The State Bank of Vietnam responded to a new US Treasury Department report in a statement on Thursday morning, rejecting charges that it manipulated its currency to create “unfair advantages for foreign competitors” but saying it is nonetheless willing to discuss the matter with US officials.
Arguing that its monetary policies are designed to control inflation, encourage growth and “stabilize the macro-economy,” the bank insisted it had no intention of “creating [an] unfair international trade advantage,” adding that it “attaches great importance to a stable and sustainable” relationship with the US.
The State Bank of Vietnam will coordinate with the concerned ministries and branches to discuss and work on issues that the United States is interested in, in the spirit of cooperation [and] mutual benefit
Addressing the existing $57 billion trade surplus with the US, the bank said the gap was caused by “a range of factors” linked to the “peculiarities of the Vietnamese economy.”
Washington has previously accused Hanoi – America’s thirteenth largest trading partner – of manipulation, ramping up tariffs on the country’s tire industry in November while claiming it had deliberately “undervalued” its currency, the dong. The Treasury Department report on Tuesday was the first time the US officially slapped Vietnam with the “manipulator” label, however, laying the ground for additional penalties should the two sides fail to resolve the spat in bilateral talks.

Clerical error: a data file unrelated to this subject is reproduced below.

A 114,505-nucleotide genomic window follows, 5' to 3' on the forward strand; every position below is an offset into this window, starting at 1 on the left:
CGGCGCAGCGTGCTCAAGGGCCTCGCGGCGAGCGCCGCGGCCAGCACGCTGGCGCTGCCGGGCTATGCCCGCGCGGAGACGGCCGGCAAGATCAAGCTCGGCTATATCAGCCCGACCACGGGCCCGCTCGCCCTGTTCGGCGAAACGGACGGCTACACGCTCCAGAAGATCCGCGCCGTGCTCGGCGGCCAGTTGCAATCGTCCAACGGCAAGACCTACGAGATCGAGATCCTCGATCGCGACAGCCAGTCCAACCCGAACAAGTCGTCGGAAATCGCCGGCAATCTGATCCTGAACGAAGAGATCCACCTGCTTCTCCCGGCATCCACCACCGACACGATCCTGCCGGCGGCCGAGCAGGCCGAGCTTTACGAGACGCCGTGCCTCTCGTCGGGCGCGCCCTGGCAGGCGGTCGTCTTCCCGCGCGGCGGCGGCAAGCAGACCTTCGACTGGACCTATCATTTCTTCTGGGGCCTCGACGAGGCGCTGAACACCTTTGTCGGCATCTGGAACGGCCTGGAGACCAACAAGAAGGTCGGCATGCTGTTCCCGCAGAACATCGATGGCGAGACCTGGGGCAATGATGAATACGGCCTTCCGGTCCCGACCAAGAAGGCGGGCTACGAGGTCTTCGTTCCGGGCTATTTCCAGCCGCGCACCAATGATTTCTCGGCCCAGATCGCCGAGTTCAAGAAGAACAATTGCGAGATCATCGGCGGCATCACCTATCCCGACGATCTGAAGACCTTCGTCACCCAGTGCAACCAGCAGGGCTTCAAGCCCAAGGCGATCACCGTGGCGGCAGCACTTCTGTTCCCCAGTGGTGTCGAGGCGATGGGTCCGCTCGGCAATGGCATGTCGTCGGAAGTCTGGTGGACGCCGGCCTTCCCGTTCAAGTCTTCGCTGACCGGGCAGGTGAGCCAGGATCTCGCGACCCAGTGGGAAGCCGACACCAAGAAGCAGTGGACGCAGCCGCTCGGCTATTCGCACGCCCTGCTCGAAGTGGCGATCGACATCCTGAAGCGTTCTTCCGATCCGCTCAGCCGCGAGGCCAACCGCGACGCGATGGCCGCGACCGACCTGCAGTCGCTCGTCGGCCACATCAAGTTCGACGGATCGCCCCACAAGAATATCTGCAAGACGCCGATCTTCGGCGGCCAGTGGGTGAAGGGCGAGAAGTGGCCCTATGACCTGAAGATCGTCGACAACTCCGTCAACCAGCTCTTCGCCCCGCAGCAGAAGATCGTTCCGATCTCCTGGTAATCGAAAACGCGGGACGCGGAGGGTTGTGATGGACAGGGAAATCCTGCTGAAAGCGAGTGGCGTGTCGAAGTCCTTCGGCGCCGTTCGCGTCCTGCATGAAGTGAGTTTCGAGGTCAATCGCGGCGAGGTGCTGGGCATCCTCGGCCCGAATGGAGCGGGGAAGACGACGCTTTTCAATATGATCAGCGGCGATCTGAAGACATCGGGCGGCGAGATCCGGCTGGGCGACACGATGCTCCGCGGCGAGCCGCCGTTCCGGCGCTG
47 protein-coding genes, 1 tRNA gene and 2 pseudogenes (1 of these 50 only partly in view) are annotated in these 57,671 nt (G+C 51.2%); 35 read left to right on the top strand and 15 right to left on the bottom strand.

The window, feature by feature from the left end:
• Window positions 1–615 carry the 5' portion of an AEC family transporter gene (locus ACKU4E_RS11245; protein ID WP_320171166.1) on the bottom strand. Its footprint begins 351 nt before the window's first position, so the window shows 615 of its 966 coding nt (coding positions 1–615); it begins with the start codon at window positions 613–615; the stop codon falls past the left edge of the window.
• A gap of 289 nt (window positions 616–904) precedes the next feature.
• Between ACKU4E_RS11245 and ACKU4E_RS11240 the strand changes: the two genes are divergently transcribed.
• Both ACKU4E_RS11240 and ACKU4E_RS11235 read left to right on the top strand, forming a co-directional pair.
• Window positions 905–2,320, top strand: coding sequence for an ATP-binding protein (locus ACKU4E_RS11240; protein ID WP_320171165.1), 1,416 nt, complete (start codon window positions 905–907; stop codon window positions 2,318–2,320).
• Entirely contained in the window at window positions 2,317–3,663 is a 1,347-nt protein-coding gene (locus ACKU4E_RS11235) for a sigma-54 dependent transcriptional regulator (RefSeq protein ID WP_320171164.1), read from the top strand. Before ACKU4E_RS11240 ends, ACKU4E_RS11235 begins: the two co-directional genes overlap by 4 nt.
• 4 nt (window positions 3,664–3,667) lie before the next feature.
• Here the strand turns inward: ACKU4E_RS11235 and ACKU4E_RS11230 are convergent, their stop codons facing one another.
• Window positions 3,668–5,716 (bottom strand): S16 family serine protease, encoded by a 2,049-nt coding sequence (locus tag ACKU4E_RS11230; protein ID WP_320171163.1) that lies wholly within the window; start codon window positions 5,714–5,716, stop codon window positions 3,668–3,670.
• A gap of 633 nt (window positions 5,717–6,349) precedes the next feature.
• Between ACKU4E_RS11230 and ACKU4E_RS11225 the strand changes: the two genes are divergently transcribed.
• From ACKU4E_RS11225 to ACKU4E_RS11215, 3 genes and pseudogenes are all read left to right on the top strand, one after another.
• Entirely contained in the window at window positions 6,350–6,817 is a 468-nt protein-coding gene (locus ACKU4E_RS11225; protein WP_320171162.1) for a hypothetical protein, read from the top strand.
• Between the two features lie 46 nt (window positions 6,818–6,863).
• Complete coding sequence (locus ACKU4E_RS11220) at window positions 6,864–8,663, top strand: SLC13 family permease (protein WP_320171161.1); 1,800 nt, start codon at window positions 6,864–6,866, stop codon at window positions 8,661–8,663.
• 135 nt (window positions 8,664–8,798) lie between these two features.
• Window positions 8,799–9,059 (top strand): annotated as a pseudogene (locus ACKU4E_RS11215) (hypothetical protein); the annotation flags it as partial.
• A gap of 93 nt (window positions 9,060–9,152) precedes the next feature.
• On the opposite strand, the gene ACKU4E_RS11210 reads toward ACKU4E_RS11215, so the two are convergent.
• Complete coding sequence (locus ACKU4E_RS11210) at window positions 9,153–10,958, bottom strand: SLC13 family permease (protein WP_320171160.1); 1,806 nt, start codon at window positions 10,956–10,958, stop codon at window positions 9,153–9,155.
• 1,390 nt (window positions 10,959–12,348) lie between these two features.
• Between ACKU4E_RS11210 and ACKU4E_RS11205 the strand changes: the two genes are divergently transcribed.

The Treasury also hit Switzerland with the same designation in its report on the basis of three criteria: a $20 billion-plus trade surplus with the US, current account surplus exceeding two percent of GDP and currency intervention exceeding two percent of GDP. India, Thailand and Taiwan, meanwhile, were added to a “monitoring list” over similar concerns of currency-meddling.
While China was deemed a currency manipulator last year amid a burgeoning trade war with the US, Washington revoked the label in January ahead of the ‘Phase One’ trade deal between the two countries. Beijing remains on the monitoring list, however, as American officials insist it still must “take the necessary steps to avoid a persistently weak currency.”
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